Sunday, February 16, 2014
I knew I was a lot better on a motorcycle than a SK8-board and if I could make
it on a team and travel around the country making meager money and all my
travel expenses paid for; when (vert) vertical---ramp, pools anything with a
transition to pump and generate momentum---I was there. Lots of time there
meant getting there really fast on a motorbike.
Then as vert became less and less popular---hence the cover you see here,
with the fearless foot-control-fanatics jumping down stairs or sliding handrails---
I was off to work for Penhall Demolition, breaking rocks in the hot sun. Soon
I could afford a fast motorbike. It was away to Willow Springs. I heard of a
dirt oval fast guy's slid around. So, when work was slow I was there, doing
choirs long enough for Ken Maely---inventor of the steel-shoe to make me a
shoe and let me slid on what ever piece he had laying around.
Pretty soon I was pretty fast, and the way I rode on the street people told
me I should go to the Isle of Man TT, even gave me V-Four Victory, a video.
I watched it a million times and was racing Willow regularly when I met an
Englishman and a German older guy who said if you weren't riding such a
piece of junk you would win. They bought me a bike if you can believe it.
Yes I won some and finished close to the front tuning the TZ 250 myself.
Next thing you know I was in England doing a bit of riding, preparing
myself to race the IOM TT, after a competitor named Roland Sands---Ritchy
Rich torpedoed my US back bike ride out from underneath me. That was about $16,000
bucks in the bin. http://bit.ly/1lYv2T0 you can find some more of the story at that
I raced for years on peanut-butter and jelly and a dream that I was a MotoGP
racer just no one else knew it yet. I gave it my all---part of the reason the first
wife left---soon after winning lots of local races from road to supermoto, vintage
endurance, anything anyone would let me. As if through divine inspiration. The
year what's her name left, I won my first of nine Supermoto Championships, got
hired full-time at Cycle World and Black Sabbath's drummer, Bill Ward bought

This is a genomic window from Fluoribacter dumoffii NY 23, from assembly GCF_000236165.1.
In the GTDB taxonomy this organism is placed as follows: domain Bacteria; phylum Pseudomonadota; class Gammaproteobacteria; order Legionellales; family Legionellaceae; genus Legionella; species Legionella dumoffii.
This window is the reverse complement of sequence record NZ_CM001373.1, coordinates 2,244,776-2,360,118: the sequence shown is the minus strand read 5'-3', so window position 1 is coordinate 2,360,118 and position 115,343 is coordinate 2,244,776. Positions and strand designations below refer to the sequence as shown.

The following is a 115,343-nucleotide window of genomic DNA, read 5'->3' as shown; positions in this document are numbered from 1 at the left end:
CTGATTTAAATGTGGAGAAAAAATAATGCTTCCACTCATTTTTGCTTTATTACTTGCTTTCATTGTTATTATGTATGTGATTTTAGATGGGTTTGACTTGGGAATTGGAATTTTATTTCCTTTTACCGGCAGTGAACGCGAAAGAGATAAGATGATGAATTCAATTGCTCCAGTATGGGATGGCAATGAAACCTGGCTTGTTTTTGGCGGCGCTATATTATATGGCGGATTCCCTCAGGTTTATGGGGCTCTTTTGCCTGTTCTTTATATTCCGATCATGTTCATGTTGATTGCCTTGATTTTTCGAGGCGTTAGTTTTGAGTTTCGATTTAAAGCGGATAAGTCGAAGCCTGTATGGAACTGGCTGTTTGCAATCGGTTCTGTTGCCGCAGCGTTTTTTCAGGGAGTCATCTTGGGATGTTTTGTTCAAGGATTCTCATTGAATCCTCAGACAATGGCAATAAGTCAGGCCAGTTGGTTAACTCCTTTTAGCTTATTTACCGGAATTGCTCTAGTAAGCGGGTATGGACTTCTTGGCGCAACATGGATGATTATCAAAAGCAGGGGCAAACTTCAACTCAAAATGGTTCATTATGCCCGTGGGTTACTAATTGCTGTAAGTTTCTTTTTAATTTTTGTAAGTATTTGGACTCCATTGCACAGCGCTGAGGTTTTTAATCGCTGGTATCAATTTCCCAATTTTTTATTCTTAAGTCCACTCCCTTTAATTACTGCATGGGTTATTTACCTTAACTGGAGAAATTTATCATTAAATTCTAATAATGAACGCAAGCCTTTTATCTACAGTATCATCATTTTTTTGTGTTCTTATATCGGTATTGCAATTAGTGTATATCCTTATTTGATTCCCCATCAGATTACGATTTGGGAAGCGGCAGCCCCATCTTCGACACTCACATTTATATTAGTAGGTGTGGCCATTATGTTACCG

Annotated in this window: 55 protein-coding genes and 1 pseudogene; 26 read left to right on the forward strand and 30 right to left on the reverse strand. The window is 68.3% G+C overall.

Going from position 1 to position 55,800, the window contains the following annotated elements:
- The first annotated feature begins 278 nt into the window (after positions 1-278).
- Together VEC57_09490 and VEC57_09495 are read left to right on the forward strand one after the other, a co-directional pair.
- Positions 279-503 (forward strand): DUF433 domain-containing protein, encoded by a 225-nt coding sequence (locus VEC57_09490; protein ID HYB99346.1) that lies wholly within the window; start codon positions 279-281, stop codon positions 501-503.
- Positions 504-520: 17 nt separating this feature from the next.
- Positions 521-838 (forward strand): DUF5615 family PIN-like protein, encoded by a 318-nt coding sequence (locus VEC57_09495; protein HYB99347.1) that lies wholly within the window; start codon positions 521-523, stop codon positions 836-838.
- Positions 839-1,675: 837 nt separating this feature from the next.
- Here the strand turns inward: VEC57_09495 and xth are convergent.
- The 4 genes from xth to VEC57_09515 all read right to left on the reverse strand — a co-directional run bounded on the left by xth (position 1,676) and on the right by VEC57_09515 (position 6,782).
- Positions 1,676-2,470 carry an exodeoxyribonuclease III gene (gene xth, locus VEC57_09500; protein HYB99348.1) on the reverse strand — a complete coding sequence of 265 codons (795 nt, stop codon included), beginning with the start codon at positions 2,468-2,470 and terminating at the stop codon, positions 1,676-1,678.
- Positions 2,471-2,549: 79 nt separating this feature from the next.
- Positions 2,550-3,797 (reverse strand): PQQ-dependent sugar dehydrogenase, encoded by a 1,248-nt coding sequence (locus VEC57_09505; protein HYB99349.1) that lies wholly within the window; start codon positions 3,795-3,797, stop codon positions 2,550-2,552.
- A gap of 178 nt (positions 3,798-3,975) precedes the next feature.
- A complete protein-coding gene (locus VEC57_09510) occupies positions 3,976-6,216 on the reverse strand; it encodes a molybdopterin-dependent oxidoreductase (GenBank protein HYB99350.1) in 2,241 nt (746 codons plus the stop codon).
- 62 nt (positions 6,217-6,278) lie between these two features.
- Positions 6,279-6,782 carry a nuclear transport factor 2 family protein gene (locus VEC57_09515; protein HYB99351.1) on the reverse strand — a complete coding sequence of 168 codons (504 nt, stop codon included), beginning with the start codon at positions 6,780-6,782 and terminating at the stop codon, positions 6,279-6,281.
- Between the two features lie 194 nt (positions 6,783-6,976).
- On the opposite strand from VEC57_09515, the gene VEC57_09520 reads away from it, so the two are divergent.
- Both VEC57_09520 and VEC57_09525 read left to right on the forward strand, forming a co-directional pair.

me an R1. I went on to win a lot of Supermoto Championships and races on that
Yosh built Formula Extreme bike. I tried to go back to the IOM but ended up
racing the Guidon de' Or; world championship of Supermoto in France were I beat
Ruben Xuas, Carlos Checka, Regis Laconni, Randy DePuniet---MotoGP stars
and Chambone, famous Supermotard Champion of the world, he even won the World 600
Supersport Championship. Luck/life has many twists and turns. I broke both my ankles really bad and have been suffering for more then a year and a half, but I will go on.
Tommy Aquino, I didn't know you well but knew you had a well of talent, RIP
and may God comfort your soul.
Thursday, January 16, 2014
With the most modern motorbikes at my fingertips I never got too fired up by some old leaky squeaky drum braked bike that made 100 mph seam like a ton. Then I happen to come across a bike built in 1928 with banked forward water-cooled porcelain cylinder-barrels, handmade honeycomb thermosiphon cooled two-stroke; the first to be kick-started to life in Yorkshire UK, that is very interesting.
This Twin-cylinder 500cc two-stroke had a centrally fit flywheel weight, a three-speed transmission, oil-injection system, telescopic forks and was competitive in events from trials to the TT. If you’re interested, there is a lot more to find and read about a bike that started the mass centralization movement among many others. This is my favorite vintage bike, because it was so far ahead of its time.